Your mattress is an investment. Here’s how to keep it like new with steps that remove mattress stains and smells.
Every night in your sleep, you shed dead skin cells that sift through your sheets and wind up on your mattress. So do the dust mites that feed on those skin cells. Some mattresses grow mold and mildew, too, especially if you sweat a lot in your sleep or live in a humid area. If you have allergies or asthma, a dirty mattress makes your symptoms worse. And, of course, old mattresses smell bad, while stained mattresses are embarrassing.
The good news is that you can easily get your mattress looking new again. Follow the steps below to deep clean your mattress and get rid of odors and stains. Once you’re done, check out the tips to protect your mattress and keep it in like-new condition for years.
How to Deep Clean Your Mattress
Follow this simple guide to deep clean your mattress and remove allergens, odors, and stains with common household ingredients.
Step One: Strip the Bed
Take off all sheets and blankets from your bed before you start cleaning your mattress. This is a great time to launder them. Use the hottest laundry temperatures allowed on the manufacturer’s labels to kill dust mites. Go ahead and wash your pillows and fabric mattress toppers, too. You can even launder electric blankets.
Step Two: Deodorize Your Mattress
Plain baking soda is an excellent, natural deodorizer. Unlike carpet fresheners or fabric sprays, it doesn’t contain fragrances that can irritate allergies or smell overpowering. So, sprinkle a good layer of it on your mattress and gently rub it with your hand to help it bond with surface moisture and kill odors. Don’t scrub too hard, though: you don’t want to snag the fabric. The longer you leave baking soda on your mattress, the better it works. Give it at least 15 minutes or several hours if possible.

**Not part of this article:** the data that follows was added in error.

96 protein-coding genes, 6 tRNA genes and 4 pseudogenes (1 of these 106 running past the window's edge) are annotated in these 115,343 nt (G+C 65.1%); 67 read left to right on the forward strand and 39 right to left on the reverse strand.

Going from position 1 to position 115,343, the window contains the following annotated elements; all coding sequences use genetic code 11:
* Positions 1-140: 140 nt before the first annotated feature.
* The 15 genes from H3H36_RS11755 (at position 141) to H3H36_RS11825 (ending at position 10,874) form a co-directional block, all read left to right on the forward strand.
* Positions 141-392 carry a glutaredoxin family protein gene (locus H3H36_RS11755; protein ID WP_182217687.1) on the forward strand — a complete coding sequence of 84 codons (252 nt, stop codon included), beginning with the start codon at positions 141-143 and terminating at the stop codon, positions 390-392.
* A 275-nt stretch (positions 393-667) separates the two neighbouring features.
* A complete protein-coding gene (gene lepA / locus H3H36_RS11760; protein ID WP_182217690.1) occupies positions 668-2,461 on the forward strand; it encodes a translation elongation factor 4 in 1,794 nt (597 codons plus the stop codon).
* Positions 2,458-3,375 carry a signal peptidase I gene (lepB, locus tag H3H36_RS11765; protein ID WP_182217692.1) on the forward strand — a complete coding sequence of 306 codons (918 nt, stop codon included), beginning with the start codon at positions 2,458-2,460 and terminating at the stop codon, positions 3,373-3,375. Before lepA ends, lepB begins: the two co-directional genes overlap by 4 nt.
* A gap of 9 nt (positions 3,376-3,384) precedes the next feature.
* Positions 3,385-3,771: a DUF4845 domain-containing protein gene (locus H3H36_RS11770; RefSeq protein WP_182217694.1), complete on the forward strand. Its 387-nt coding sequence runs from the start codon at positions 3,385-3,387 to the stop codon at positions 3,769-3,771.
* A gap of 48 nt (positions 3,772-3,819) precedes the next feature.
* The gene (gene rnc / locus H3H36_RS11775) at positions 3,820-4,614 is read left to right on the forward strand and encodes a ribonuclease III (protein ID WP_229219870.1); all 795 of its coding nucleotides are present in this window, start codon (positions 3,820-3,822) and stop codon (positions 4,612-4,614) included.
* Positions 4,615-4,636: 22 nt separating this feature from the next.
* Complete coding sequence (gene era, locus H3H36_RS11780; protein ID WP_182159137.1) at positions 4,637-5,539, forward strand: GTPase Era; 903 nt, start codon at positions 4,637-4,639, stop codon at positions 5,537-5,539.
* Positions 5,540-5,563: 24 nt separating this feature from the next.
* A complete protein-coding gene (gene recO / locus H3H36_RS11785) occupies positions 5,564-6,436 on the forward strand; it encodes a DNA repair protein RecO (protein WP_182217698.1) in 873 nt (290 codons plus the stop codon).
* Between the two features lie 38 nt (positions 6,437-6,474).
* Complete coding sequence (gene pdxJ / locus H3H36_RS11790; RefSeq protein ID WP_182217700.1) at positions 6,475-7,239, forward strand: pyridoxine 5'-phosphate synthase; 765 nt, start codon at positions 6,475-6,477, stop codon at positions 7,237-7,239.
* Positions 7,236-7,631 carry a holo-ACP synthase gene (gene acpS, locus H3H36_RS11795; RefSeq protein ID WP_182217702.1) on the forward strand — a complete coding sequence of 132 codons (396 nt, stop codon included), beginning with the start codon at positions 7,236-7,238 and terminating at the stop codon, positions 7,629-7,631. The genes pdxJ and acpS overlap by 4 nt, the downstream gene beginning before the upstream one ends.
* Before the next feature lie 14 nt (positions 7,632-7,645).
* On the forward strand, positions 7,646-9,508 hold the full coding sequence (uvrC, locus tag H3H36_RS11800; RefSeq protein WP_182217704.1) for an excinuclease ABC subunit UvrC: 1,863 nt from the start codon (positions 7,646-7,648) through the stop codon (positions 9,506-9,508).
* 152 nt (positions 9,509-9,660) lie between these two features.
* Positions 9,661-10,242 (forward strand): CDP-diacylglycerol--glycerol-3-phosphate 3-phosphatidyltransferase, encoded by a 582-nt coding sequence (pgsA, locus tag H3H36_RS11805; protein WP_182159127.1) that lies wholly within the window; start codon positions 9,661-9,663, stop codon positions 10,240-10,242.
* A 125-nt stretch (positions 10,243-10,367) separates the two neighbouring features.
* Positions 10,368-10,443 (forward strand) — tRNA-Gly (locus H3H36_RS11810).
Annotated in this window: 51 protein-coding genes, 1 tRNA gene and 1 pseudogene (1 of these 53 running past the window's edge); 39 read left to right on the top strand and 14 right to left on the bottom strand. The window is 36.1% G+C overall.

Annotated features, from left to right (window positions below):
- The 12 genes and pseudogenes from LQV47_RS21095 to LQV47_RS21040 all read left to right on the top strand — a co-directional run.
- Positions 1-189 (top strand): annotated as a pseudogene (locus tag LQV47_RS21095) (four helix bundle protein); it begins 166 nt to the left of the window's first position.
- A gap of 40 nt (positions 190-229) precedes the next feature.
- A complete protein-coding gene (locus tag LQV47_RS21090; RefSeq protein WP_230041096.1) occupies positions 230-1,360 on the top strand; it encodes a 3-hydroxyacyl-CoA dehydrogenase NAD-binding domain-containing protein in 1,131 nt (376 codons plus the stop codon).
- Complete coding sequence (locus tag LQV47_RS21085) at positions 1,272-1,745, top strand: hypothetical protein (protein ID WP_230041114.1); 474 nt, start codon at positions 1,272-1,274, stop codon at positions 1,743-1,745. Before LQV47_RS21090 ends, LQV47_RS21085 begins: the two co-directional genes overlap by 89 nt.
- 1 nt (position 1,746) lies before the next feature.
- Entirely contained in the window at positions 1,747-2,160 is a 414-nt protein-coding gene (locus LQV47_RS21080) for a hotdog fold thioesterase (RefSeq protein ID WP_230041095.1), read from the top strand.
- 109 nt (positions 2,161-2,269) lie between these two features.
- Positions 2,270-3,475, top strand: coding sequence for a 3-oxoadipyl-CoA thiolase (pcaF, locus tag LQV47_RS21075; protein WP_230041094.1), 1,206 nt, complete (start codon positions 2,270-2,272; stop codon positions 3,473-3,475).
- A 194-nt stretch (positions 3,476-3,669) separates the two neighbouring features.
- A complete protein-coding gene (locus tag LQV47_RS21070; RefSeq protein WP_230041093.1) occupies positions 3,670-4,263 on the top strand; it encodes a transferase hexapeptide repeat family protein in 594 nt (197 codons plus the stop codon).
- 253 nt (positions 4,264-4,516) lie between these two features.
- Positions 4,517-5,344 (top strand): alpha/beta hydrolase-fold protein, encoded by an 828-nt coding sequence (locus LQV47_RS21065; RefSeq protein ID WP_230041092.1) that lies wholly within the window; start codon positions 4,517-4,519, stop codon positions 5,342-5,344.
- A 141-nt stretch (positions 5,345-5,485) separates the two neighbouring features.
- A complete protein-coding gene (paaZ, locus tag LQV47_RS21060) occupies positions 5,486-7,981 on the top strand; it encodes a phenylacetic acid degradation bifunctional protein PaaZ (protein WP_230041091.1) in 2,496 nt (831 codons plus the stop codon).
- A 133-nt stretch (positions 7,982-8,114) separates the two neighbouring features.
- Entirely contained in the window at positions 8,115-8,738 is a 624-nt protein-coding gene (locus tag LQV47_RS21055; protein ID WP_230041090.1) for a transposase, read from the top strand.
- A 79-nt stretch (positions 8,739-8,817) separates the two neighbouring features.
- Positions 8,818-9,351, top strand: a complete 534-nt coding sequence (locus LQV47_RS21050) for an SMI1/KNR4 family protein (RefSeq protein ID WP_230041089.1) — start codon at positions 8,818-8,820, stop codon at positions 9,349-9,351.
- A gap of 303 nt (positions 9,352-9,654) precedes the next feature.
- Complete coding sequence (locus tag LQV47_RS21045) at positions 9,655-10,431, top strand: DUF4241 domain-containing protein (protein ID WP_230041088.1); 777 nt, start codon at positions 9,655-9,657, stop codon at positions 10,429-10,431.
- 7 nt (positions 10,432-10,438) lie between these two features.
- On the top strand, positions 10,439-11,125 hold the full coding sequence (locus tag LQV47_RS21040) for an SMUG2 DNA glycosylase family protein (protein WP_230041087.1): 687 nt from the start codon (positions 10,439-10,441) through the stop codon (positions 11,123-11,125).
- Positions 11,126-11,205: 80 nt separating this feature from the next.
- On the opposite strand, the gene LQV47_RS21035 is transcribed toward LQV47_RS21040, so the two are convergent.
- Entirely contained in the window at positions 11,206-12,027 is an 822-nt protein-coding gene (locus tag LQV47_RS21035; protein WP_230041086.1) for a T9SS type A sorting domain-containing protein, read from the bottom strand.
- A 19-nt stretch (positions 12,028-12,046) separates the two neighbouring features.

Step Three: Vacuum It
Once you’ve deodorized your mattress, you’ll need to vacuum it. Use the upholstery attachment for this if you have one. Avoid using an attachment with a rolling brush since that might snag or damage the mattress surface.
Clean the top and sides of your mattress in overlapping, narrow paths. Don’t press too hard, or you’ll reduce your machine’s suction. Be sure you also clean near the seams and edges since a lot of dead skin cells and dust collect there. You can switch to the crevice attachment for this part if you want.
Step Four: Remove Mattress Stains
You can get rid of almost any mattress stain using the homemade stain removers below. Some tips before you get started:
Follow the mattress stain remover recipes. Be sure to use the measurements provided to avoid discoloration.
Never pour anything directly onto your mattress or use a carpet shampooer on it. Mattresses aren’t meant to get wet and will grow mold inside if they do, especially memory foam mattresses since they’re basically big sponges.
Treat all mattress stains of one type before tackling the next kind. For example, remove all yellowed pee stains from your mattress before dealing with blood stains or rusty brown areas.